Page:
Understood. I was thinking specifically about Mike’s thesis, i.e.
    – bank loan created against (real estate) owner’s equity and future cash flow
    – money moves out through the economy; settles against reserves
    – interbank settlement is not an issue, if bank losses are small (i.e. on average the owner equity is the first stop loss)
    Perhaps, the different viewpoints can be reconciled by whether one views the economy as a credit economy (Keen) or a monetary exchange economy. I tend to like the credit economy description better because it fits my everyday experience and experience with investments. (i.e. usually you only see TED spread start to rise as large bank losses are perceived by the markets).

  4. Dan Kervick says

    I think the issue is not just about backstops, jt26. Bank money is a kind of IOU. And they are not just a pro forma IOUs that are never actually redeemed. They are functional IOUs that are redeemed routinely as part of everyday business. I issue payment orders against my bank deposit balance (bank money) all the time, and as a frequent result, the bank makes a payment from its own reserve balance (USG money) to another bank. If my bank had insufficient reserves of USG dollars to make these payments, it would have to borrow them from another bank, or directly from the government at a penalty rate.

    It’s just like as the bills of exchange and banker’s notes issued by the goldsmiths and early bankers, except now the representation of the deposit liability is usually a verifiable electronic bank statement rather than signed pieces of paper, and the reserve asset that is either withdrawn, or allocated to another depositors’ account, or moved from one bank to another, is a sum of USG dollars in some form, rather than a quantity of gold.

    Government-issued dollars are not just sitting there in the background to backstop the bank dollars “just in case”. They are the actual currency of everyday bank-to-bank payment transactions. The bank depositors’ money I possess consists in claims on this currency, claims that are routinely redeemed either by direct withdrawals of USG dollars in physical currency form, or by depositor commands to their bank to transfer some USG dollars to the bank of someone the depositor has paid.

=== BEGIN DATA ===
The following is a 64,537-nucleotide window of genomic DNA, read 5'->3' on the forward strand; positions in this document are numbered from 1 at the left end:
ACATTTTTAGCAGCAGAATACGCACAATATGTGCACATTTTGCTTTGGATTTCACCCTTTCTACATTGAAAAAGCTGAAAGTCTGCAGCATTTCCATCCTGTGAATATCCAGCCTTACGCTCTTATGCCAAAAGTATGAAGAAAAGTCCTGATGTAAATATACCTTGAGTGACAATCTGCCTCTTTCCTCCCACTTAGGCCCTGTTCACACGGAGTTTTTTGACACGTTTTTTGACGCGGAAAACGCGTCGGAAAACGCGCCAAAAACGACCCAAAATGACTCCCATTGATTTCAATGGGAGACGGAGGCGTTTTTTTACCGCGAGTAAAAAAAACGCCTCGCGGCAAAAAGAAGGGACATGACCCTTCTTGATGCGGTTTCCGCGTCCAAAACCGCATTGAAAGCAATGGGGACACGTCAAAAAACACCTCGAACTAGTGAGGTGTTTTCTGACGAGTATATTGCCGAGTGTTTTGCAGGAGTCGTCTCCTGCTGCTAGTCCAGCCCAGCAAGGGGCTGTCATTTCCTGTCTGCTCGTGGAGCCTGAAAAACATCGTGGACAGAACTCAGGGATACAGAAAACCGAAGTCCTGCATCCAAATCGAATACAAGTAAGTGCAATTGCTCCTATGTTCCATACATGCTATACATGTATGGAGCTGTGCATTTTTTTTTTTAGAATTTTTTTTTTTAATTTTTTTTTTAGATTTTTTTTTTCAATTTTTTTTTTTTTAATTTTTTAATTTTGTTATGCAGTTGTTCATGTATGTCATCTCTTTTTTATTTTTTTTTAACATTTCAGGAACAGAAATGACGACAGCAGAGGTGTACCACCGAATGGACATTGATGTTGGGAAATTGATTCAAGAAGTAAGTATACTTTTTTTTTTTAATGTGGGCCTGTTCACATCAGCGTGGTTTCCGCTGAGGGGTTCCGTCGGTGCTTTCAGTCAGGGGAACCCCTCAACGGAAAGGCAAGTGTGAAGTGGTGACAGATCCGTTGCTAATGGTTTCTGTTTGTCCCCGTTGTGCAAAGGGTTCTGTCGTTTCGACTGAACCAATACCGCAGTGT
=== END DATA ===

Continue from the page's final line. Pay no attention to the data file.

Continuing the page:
5. Tom Hickey says

    Right. And the financial sector knows that the collateral is implicitly or explicitly guaranteed by the govt. Which is why Warren says to regulate the asset side rather than the liability side.

  6. jt26 says

    Bank reserves are not the (first) backstop for bank money, it’s the collateral (i.e. owner’s equity). I think that is Mike’s point. Reserves are like the ultra-ultra safe AAA tranche of CLOs :-}

  7. Michael Sankowski says

    Hi Dan,

    Everything you say is correct. I am just pointing out our current system has a strong whiff of being a real estate monetary standard. I used a bold title to make you read the first paragraph!

    As Carola points out, it’s actually pretty close to the free banking era in terms of how the system operates. But not many people even know about the free banking era and even fewer ( including me) understand the free banking era.

    Now, the value of the money issued against the real estate can have directly different values from the value of the real estate. Money valuation is pretty complex, and I don’t pretend to understand it entirely, despite many years plumbing the secrets of the currency markets. And anyone who claims to understand the value of money is frackin’ nuts, in my book.

    So I thought it would be a good way to help people further understand our system. We create money against real estate. The money isn’t directly redeemable against the real estate, but the implied put in mortgage contracts makes it semi-redeemable against real estate.

    We are finding out, the banks act as though the money is redeemable against real estate.